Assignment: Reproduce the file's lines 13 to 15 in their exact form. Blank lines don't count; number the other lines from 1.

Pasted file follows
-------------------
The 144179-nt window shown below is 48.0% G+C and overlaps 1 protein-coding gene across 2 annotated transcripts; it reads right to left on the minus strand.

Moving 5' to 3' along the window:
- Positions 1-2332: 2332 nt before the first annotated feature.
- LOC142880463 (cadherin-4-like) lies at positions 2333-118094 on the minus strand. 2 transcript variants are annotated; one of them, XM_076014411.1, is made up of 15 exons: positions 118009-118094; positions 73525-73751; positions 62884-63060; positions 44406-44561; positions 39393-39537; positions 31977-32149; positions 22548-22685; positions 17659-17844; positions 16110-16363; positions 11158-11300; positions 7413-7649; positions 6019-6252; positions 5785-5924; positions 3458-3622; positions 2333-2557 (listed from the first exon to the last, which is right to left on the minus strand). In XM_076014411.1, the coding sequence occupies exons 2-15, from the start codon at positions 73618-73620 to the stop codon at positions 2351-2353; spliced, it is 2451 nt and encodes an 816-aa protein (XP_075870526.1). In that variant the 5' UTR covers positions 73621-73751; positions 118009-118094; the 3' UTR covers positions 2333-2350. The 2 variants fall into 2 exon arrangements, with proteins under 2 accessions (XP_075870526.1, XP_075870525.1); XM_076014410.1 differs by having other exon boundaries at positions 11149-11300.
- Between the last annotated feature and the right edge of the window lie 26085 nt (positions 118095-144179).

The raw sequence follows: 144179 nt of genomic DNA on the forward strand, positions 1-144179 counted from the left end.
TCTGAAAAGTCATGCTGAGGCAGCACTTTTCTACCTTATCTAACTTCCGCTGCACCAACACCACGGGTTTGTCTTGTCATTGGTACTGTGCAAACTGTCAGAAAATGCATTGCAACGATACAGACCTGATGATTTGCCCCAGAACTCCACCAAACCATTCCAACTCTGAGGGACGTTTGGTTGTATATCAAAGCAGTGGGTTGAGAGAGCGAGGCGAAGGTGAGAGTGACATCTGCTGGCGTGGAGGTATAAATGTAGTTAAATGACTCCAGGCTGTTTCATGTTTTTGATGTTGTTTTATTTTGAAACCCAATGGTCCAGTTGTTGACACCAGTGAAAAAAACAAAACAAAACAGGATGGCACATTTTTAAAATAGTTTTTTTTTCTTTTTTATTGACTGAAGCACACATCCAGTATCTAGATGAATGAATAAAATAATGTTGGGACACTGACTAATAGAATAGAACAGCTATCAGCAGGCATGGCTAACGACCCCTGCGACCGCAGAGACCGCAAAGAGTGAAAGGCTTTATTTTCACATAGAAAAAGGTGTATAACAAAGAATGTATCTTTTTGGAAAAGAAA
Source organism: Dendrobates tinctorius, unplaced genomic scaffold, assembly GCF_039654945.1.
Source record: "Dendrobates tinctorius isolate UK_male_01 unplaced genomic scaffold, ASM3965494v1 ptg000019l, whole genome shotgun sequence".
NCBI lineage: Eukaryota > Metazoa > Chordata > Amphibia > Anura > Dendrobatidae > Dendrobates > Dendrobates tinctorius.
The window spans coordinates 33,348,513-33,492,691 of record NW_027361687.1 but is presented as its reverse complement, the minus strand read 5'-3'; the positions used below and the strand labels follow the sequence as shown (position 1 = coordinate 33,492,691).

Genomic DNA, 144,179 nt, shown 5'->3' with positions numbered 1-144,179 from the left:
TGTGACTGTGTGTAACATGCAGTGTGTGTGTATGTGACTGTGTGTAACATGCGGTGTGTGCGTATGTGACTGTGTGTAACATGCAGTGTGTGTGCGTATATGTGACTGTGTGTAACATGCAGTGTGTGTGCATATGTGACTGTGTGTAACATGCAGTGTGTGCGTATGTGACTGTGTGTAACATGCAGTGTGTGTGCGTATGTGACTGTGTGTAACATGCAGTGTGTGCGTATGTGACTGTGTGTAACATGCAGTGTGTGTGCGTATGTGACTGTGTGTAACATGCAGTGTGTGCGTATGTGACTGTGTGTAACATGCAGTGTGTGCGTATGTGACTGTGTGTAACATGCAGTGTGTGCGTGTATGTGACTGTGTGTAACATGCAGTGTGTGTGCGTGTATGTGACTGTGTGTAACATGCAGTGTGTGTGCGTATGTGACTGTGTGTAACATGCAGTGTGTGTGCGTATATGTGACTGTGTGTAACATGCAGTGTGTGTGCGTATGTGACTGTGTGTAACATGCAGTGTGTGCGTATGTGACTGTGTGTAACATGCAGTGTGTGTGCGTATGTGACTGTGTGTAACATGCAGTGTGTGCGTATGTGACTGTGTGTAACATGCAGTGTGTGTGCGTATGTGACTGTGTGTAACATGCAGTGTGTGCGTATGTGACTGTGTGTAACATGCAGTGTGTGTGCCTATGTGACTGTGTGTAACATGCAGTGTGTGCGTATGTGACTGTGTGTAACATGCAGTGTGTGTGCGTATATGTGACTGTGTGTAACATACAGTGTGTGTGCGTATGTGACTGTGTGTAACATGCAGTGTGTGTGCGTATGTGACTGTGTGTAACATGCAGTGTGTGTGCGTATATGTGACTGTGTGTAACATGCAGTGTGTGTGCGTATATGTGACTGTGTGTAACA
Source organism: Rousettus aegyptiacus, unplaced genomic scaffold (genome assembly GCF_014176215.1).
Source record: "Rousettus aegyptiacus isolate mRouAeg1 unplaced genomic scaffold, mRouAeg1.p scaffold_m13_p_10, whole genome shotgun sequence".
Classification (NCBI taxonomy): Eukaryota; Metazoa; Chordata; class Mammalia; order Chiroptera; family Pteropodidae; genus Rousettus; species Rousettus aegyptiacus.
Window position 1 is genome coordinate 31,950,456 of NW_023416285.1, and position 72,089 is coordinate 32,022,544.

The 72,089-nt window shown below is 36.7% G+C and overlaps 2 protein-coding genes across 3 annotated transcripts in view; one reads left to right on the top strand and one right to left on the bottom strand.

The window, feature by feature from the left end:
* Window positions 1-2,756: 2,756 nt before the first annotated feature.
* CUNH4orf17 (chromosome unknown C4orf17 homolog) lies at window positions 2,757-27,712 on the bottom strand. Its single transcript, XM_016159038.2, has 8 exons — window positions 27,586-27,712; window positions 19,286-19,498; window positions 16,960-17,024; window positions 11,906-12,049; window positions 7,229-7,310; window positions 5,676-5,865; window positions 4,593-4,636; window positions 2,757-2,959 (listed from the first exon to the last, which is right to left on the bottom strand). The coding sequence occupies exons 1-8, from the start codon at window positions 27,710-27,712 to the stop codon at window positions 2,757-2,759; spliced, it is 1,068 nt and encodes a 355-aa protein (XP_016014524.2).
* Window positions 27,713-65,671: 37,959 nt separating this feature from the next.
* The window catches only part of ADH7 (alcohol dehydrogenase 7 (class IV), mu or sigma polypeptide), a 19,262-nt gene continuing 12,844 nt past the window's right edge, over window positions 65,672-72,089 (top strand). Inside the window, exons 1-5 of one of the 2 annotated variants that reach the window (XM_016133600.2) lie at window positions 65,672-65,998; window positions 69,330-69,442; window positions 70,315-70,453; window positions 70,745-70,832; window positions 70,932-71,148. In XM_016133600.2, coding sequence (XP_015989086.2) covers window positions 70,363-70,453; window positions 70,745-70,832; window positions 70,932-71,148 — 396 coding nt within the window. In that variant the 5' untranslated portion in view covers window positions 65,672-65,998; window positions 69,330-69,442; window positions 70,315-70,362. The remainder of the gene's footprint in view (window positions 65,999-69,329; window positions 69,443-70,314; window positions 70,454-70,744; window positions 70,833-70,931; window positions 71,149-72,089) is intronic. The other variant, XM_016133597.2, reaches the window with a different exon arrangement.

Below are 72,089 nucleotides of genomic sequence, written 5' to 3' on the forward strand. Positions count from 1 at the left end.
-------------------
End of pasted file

TGTGACTGTGTGTAACATGCAGTGTGTGTGTATGTGACTGTGTGTAACATGCGGTGTGTGCGTATGTGACTGTGTGTAACATGCAGTGTGTGTGCGTATATGTGACTGTGTGTAACATGCAGTGTGTGTGCATATGTGACTGTGTGTAACATGCAGTGTGTGCGTATGTGACTGTGTGTAACATGCAGTGTGTGTGCGTATGTGACTGTGTGTAACATGCAGTGTGTGCGTATGTGACTGTGTGTAACATGCAGTGTGTGTGCGTATGTGACTGTGTGTAACATGCAGTGTGTGCGTATGTGACTGTGTGTAACATGCAGTGTGTGCGTATGTGACTGTGTGTAACATGCAGTGTGTGCGTGTATGTGACTGTGTGTAACATGCAGTGTGTGTGCGTGTATGTGACTGTGTGTAACATGCAGTGTGTGTGCGTATGTGACTGTGTGTAACATGCAGTGTGTGTGCGTATATGTGACTGTGTGTAACATGCAGTGTGTGTGCGTATGTGACTGTGTGTAACATGCAGTGTGTGCGTATGTGACTGTGTGTAACATGCAGTGTGTGTGCGTATGTGACTGTGTGTAACATGCAGTGTGTGCGTATGTGACTGTGTGTAACATGCAGTGTGTGTGCGTATGTGACTGTGTGTAACATGCAGTGTGTGCGTATGTGACTGTGTGTAACATGCAGTGTGTGTGCCTATGTGACTGTGTGTAACATGCAGTGTGTGCGTATGTGACTGTGTGTAACATGCAGTGTGTGTGCGTATATGTGACTGTGTGTAACATACAGTGTGTGTGCGTATGTGACTGTGTGTAACATGCAGTGTGTGTGCGTATGTGACTGTGTGTAACATGCAGTGTGTGTGCGTATATGTGACTGTGTGTAACATGCAGTGTGTGTGCGTATATGTGACTGTGTGTAACA
Source organism: Rousettus aegyptiacus, unplaced genomic scaffold (genome assembly GCF_014176215.1).
Source record: "Rousettus aegyptiacus isolate mRouAeg1 unplaced genomic scaffold, mRouAeg1.p scaffold_m13_p_10, whole genome shotgun sequence".